The timing of the remark was quite remarkable. Herman Spitz of the European Union addressing the recent National Education Pitso in Maun noted that ‘beyond teaching students, schools could become a centre of learning for the whole village, both young and old, and they could be more open for exchanges with the neighbouring community to a higher extent than is the case today.’ (Botswana Guardian June 16).
But then it was not just Spitz’s remarkable if unintentional timing, it was the supreme irony that such advice should have been given so soon after Patrick van Rensburg’s death. It is possible if not probable that Spitz, as with a great many others, will not have heard of van Rensburg.
The past is rapidly forgotten, especially if it is inconvenient or uncomfortable, and the emphasis now is very much on today and tomorrow. Van who, you may ask? Just another Boer, presumably, who came here with all the familiar attitudes? Quite so. But how extraordinary it was that someone should have emerged from that warped society to try and up-end the conventional education system that prevailed here in the 1960s, 1970s and 1980s. Since his passing, a great deal has been written and published about him. There is no need, to duplicate these tributes. But there is a need, however, to come to grips with the simple fact that he tried to transform education here and failed. As far as I know, no one has yet attempted to chronicle and analyse the multiple facts involved in the spectacular rise and subsequent collapse of this quite extraordinary attempt.
Until this is done, and we have a better understanding of the long established attitudes in the government towards education, there will be other people like Spitz who will, with the very best of intentions, recommend what could (and should) be done. Because Spitz’s counsel was cautiously expressed by his use of the word ‘could’ rather than ‘should’ indicating his awareness that what may be desirable may not also be possible. ‘Could’ of course being an-opt-out word. But then Spitz will be far too experienced to start telling others what they should be doing.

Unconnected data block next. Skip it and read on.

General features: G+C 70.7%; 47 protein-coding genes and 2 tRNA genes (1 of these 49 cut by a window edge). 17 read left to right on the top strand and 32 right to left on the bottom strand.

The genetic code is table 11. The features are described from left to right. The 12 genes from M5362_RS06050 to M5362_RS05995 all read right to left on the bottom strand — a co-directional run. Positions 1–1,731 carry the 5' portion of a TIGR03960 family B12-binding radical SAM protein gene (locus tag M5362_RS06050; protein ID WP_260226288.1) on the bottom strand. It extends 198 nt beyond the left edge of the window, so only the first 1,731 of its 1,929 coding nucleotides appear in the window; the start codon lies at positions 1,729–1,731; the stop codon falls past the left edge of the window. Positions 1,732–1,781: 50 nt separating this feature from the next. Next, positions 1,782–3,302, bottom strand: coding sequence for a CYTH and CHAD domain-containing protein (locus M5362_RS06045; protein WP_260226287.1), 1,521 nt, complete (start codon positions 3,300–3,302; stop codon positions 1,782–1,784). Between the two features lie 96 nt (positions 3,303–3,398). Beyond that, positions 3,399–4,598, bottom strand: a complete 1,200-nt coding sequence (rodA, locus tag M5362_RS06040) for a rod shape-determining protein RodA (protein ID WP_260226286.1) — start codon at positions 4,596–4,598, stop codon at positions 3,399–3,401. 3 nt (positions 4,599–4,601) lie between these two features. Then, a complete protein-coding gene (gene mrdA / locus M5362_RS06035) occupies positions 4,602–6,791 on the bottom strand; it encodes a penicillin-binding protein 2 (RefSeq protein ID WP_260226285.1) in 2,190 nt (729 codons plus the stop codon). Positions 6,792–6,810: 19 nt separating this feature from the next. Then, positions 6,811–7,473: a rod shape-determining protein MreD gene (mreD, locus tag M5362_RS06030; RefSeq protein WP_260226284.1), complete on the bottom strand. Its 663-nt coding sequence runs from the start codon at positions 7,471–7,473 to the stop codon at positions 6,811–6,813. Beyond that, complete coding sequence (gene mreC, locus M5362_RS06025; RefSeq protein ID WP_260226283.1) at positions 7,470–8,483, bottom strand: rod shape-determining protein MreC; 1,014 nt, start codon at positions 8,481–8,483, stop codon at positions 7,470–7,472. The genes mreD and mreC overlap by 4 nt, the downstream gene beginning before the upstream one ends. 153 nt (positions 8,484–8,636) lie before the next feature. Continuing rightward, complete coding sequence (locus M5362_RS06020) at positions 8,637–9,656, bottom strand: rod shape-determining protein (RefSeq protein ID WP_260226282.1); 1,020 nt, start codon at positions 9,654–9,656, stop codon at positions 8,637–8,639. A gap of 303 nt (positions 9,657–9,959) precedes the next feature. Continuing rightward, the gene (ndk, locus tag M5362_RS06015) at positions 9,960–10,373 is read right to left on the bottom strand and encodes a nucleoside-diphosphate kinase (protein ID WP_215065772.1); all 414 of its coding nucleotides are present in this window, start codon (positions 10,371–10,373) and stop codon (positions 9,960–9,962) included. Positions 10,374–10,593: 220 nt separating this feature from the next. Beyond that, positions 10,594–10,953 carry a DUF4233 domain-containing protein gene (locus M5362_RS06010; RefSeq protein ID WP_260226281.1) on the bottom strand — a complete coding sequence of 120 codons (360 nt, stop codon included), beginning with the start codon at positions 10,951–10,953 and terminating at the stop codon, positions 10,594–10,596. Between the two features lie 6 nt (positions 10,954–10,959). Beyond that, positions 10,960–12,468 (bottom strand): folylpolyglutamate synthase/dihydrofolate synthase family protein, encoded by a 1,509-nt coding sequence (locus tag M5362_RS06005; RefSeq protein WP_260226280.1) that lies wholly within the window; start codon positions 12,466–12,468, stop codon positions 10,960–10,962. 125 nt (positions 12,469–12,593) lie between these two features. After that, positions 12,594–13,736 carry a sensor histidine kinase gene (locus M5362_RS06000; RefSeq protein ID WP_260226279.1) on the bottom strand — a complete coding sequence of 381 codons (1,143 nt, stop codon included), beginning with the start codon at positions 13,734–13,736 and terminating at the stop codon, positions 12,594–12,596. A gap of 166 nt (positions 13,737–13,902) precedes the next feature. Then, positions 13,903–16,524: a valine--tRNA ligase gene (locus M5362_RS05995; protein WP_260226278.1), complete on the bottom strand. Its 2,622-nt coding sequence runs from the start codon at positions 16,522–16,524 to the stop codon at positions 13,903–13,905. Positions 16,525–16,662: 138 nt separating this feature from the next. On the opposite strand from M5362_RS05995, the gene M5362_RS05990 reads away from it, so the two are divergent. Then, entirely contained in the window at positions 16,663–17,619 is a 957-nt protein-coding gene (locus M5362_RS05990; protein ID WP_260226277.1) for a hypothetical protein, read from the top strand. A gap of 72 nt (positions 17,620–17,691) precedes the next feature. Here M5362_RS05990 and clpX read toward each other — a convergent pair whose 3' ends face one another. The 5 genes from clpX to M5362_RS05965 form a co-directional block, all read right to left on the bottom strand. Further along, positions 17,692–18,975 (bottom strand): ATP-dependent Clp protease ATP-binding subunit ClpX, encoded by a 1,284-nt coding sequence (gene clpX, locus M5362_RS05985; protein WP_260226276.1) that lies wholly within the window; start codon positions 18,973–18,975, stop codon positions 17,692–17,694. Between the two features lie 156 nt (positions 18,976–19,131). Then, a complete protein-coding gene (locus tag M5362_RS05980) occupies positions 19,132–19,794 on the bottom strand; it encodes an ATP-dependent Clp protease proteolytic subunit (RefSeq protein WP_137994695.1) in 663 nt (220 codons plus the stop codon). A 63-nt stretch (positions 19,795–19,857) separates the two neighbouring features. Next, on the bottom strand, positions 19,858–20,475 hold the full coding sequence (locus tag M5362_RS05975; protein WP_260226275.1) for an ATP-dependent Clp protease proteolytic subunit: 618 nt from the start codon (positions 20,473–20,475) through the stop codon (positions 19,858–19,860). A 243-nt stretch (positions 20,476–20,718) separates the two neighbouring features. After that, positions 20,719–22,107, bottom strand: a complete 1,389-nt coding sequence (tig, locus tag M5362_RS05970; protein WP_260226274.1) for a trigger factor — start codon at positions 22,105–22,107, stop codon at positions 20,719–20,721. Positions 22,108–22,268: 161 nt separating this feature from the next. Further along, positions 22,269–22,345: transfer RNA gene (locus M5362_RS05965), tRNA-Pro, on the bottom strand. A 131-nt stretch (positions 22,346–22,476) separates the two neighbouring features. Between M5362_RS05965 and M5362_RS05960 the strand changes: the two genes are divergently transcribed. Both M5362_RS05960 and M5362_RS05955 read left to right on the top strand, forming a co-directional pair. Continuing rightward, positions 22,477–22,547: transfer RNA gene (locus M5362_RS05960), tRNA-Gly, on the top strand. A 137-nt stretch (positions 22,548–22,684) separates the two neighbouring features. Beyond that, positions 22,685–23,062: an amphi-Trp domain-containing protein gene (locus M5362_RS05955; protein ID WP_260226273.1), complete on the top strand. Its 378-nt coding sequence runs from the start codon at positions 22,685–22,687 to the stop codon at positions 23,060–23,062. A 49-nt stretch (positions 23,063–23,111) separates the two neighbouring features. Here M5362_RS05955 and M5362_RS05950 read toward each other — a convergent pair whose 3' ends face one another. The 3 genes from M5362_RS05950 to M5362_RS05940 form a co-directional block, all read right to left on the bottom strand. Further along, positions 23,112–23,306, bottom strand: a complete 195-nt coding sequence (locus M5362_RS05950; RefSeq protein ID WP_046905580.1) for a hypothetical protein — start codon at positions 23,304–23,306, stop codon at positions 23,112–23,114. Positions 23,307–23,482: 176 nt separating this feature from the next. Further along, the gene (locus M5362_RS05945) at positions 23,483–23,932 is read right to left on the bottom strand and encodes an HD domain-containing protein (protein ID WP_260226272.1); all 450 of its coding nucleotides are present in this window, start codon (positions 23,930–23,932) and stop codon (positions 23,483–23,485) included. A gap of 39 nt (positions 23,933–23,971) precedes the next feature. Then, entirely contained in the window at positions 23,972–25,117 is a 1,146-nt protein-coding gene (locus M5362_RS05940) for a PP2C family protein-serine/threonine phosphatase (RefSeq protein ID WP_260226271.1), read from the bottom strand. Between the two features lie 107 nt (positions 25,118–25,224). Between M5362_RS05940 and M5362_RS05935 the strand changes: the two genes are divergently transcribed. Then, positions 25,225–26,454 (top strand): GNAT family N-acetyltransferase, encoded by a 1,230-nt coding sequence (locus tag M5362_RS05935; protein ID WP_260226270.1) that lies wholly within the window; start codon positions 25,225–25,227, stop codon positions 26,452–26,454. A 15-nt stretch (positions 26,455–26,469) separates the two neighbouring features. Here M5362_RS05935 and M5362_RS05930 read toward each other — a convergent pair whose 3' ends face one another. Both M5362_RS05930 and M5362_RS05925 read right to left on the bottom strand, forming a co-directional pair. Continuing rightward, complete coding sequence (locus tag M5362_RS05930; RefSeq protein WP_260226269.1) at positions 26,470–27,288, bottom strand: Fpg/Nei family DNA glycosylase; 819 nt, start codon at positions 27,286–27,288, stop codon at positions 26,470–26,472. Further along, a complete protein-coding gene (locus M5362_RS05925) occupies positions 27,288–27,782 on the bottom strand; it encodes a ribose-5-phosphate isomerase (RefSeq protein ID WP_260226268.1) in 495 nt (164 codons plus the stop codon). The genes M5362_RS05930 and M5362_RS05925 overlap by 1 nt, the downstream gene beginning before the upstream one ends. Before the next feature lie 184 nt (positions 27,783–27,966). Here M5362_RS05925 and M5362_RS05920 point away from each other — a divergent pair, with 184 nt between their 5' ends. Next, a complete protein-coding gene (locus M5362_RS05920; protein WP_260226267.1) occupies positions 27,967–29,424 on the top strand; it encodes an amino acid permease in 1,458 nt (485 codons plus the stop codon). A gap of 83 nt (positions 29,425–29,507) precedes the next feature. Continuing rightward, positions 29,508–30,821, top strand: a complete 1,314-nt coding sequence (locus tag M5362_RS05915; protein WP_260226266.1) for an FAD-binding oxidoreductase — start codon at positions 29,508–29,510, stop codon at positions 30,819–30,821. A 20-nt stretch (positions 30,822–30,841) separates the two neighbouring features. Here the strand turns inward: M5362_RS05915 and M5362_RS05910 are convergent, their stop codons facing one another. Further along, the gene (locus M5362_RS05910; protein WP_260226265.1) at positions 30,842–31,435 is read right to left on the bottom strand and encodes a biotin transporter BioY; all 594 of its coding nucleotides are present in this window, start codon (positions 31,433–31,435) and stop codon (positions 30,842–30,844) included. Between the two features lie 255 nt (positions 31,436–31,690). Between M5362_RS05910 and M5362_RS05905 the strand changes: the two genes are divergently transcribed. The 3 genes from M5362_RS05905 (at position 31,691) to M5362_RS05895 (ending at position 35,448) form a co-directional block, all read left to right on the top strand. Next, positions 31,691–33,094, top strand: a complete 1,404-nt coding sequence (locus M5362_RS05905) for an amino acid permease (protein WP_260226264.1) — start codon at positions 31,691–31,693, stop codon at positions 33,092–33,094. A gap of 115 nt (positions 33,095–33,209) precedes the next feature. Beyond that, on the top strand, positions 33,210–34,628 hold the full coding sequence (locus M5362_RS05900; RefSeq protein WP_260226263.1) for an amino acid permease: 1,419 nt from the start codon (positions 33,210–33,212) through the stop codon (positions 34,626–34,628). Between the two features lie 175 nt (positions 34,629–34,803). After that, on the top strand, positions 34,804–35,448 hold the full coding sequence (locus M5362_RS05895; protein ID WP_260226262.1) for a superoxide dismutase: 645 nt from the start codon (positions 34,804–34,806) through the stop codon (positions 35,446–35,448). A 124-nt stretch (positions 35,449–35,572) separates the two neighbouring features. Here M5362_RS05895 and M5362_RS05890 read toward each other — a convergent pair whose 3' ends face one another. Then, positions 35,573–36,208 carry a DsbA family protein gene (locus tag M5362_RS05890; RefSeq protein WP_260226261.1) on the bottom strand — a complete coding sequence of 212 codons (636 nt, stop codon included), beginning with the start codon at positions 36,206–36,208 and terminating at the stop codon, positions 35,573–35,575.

So, he carefully sticks to notions of what is possible, and desirable whilst accepting that they may not be so realistic. I sent the various tributes on PvR to the founder of the Odi Weavers, Peder Gowenius, in Sweden. He responded by suggesting that he (PvR) was a man trying, wanted to do good. Like so many of us, his ambitions was not always connected with reality.’ You see, how that word ‘reality’ again recurs!
But then there were other attempts in addition to those of
Probably, the most remarkable was the establishment of the once famed Odi Weavers by Gowenius and his wife Ulla in the five-year period between1973 and 1978.
The objective of this most unusual project was to generate outward spreading education by giving people a tool, weaving, which would enable them to communicate with others.
Generally, people outside the three participating villages found it difficult to come to terms with such an objective. It was understood instead that the project was designed to create employment.
Bit by bit, the ambition and purpose was reduced, the project turned in one itself, and indeed became little more than a means of employing those who worked there. It too failed.
There was a small chance that the newly established Odi College of Arts and Design could have tried to become ‘ a centre of learning for the whole village.’ Most obviously by adopting or at least relating to the Weavers past achievements and to Gowenius an educator par excellence and as he was described in his cv, ‘a genius at village development’. What more could be wished by the new College? Alas. I was informed by its first Principal that this is not how government works.
Indeed it doesn’t. So we have this important new College whose relationship with its accommodating village is limited to the employment of a few cleaners.
Then in Mochudi, there was first the Community Centre and then the Phuthadikobo Museum, which approached the same general goal but from a different base and angle.
A school could be a community centre is, I believe, what Spitz was saying. But then a community museum can also function in the same way, as indeed Phuthadikobo did. But these attempts also failed with the repeated echo of that deadening comment, ‘we are government and you are not’.
There were all sorts of reasons to explain why it was difficult to inter-lock government with non-government. Patrick was a communist, Gowenius was obviously a baddie having been kicked out of Lesotho by Leabua Jonathan.
What really needs to be noted is that these four very different projects, were started with the backing, not of the government but of dikgosi. But in the end we are left only with realism!